The wedding went off without a hitch, apart from the obvious one. Dove and I met up with Mockingbird in London, grabbed Dove’s old housemate Kite (now a UK res) and drove across England in a rental car, pausing to navigate the dangerously non-linear geography of Bristol to pick up a travel-hardened Drake before heading into the rolling hills and dales and glens and fens and heaths and copses and other topological forms which make Somerset so beautiful. Which it truly is, as was apparent from the first moments spent speeding through the countryside.
The winding roads are charmingly narrow, almost always bordered on both sides by ancient stone walls, thick hedgerows or abrupt drops. There are no pavements and indeed no hard shoulders along most of the roads, some houses even opening front doors directly onto the tiny two-lane highways. The extremely snug fit of all this means that a fractional misjudgement would mean a certain crash, and with Mockingbird at the wheel maniacally careening across the English landscape, this was a distinct possibility. Guy knows what he’s doing, though.
The night of our arrival was pretty quiet. We arrived at the church for a wedding rehearsal and walked all over Clevedon looking for a late dinner. We saw how grand and proud much of the town is, immense historic houses arcing up gorgeous sloping streets, most looking like converted churches. We saw how different our lodgings were. Warren’s Village is not, suffice to say, in Clevedon’s most sought-after district.
The day of the wedding itself kicked off with Dove being attacked by a cow. He’d risen early and wandered off down the meandering lane to get some supplies for breakfast. On the way back, he was ambling contentedly along a country lane, bordered on either sides by the ubiquitous hedgerows, and looking closely for hedgepigs (the quest for hedgepigs was one of the constants in our voyage). Suddenly he heard what I can only describe as a bone-chilling moo, and I’m pleased to think that you’ll never read that phrase again in your long-legged life. The cow-roar was accompanied by the sound of clattering hooves. Soon enough, around a bend in the road came a wildly cantering cow, and by his account, a cow with its hoof hard on the gas pedal is a deeply disturbing sight. It charged towards him, and a combination of shock, fear, and comic disbelief rooted him to the spot. Also, there were eggs in the shopping bags which might have been broken had he tried to jump a hedge. Just before it reached him, the cow veered to one side and he found himself alone again, with only the sound of a rapidly disappearing mad cow and a sense of unreality to accompany him. All in all, a nice way to start the day.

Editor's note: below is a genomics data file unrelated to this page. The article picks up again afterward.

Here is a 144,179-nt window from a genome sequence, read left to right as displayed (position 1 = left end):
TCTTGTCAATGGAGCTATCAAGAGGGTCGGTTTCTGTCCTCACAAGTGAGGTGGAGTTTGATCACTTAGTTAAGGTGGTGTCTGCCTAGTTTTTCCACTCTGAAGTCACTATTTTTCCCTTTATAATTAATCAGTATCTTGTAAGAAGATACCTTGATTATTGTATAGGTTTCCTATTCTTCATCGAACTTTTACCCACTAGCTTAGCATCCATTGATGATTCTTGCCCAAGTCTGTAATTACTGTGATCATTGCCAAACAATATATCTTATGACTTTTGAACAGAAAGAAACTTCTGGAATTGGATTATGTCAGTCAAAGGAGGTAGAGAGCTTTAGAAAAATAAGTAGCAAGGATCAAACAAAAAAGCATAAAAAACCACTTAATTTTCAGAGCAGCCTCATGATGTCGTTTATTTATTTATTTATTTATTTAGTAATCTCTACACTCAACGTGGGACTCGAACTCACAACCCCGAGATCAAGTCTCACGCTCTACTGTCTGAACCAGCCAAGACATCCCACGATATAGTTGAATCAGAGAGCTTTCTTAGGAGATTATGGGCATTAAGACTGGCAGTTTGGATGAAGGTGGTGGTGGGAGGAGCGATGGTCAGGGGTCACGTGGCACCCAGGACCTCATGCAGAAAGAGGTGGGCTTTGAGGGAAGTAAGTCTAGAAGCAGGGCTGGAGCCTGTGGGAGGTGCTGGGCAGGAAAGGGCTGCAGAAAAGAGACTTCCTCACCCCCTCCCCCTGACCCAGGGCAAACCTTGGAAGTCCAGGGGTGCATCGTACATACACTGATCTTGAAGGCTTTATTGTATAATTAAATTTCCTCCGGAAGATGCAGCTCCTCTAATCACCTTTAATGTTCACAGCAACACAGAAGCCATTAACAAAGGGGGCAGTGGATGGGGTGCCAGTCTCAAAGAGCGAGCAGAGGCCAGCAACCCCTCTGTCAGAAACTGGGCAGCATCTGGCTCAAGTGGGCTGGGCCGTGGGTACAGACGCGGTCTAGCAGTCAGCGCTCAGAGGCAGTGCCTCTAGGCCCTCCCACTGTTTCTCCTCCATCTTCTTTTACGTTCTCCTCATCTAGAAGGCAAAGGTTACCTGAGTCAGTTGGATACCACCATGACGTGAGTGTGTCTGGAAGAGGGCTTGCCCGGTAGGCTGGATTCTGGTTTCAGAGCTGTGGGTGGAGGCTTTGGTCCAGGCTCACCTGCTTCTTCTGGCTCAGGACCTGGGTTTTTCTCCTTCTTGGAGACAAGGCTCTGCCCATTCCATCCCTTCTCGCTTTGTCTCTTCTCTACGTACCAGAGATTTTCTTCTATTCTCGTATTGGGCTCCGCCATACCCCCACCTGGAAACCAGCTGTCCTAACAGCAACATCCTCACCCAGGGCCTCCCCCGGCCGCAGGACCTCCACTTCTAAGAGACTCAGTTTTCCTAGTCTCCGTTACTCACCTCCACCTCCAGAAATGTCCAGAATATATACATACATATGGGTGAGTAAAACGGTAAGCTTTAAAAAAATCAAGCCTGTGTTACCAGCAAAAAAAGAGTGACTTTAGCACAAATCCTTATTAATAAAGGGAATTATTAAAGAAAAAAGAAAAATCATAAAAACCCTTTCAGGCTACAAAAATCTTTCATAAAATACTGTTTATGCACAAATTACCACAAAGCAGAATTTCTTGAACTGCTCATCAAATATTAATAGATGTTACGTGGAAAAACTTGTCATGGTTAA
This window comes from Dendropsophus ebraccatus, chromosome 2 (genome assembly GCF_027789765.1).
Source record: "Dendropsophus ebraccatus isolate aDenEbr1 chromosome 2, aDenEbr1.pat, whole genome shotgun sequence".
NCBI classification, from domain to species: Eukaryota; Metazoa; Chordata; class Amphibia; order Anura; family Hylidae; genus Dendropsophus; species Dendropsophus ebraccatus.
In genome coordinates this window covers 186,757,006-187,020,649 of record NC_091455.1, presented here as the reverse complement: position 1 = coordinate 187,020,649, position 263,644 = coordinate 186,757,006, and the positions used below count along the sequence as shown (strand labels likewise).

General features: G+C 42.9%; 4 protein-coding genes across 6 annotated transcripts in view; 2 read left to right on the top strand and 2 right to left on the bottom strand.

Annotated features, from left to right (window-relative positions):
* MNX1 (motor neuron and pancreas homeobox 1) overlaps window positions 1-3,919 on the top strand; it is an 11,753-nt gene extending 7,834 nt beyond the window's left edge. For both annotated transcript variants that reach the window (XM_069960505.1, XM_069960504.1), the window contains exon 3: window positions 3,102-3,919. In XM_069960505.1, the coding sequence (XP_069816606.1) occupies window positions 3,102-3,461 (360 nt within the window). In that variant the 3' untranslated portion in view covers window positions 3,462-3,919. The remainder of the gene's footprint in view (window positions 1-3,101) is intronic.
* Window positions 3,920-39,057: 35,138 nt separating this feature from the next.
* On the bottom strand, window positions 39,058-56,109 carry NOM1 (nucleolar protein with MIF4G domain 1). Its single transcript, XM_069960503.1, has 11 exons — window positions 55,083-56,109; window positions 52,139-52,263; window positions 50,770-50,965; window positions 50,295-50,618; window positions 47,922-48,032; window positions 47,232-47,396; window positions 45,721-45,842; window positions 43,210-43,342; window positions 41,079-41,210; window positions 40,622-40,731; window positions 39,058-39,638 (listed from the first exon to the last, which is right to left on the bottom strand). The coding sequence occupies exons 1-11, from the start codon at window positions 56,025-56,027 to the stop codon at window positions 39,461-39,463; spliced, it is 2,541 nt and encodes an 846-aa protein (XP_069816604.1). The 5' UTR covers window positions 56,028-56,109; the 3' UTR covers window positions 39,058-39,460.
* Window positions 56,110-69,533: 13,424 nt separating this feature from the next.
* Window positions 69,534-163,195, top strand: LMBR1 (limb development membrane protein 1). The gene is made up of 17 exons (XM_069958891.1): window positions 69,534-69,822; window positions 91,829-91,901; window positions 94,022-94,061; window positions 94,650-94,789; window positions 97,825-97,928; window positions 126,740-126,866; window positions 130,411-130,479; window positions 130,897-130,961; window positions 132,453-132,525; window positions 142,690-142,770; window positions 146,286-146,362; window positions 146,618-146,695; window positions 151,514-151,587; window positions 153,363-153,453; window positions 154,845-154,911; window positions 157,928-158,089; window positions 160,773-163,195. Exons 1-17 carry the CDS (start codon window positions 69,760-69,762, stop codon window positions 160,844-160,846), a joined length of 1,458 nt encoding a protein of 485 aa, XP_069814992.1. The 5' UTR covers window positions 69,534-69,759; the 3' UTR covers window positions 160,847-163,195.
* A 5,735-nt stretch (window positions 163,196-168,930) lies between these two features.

This comedy of errors continued when I noticed that Mockingbird had worn my contact lenses instead of his own. This wasn’t a problem for me, but since he was off somewhere driving around those narrow and perilous roads, I began to worry. Mine are about three or four times as strong as his. When he’d left to help set up the wedding, he’d commented on how filmy and blurred his vision seemed. To my shame, I’d told him (a new contacts wearer) that this wasn’t strange in the morning, when the eyes can take a while to adjust. These thoughts might have been ringing in his head as he barrelled through a crumbling wall on top of a picturesque bluff.
But that didn’t happen.
The wedding, of course, of course. Macaw and Starling were (and are) a gorgeous couple, as everyone remarked.
The ceremony was well attended, and the reception was unforgettable. Set in a green country estate replete with cows and goats, I danced with old people and children. This is always one of the joys of special occasions, though you’d never want to dance with old people or children at most other points in your life. There were speeches which managed not to be embarrassing or ill-judged, but instead came across as tender and aww-worthy (Mockingbird's best man speech wasn't as violent as the prep suggested):
There were slightly drunken relatives whom I’d never met but who nonetheless welcomed me as a fellow countryman, and applauded the fact that the strange young Australians were the first on the dancefloor, and the last to leave - although really, we weren't the first, since the bride and groom cut some rug to warm things up, in accordance with tradition:
There was a Scot who kept his iPod in his sporrin.
There were sunflowers:
And there were lots of people from Somerset. I’d never met someone from Somerset. They’re a breed apart.
A day or two later, back to London, where Mockingbird left for Italy and Croatia and the rest of us stayed another night. I went to the zoo with Drake and Meadowlark (staying in London for a while). There were giraffes.
And the next morning I woke an hour and 40 minutes after my alarm went off and dashed madly across London to make it to my flight to Sweden.
Which doesn’t answer your question, does it? What am I doing here?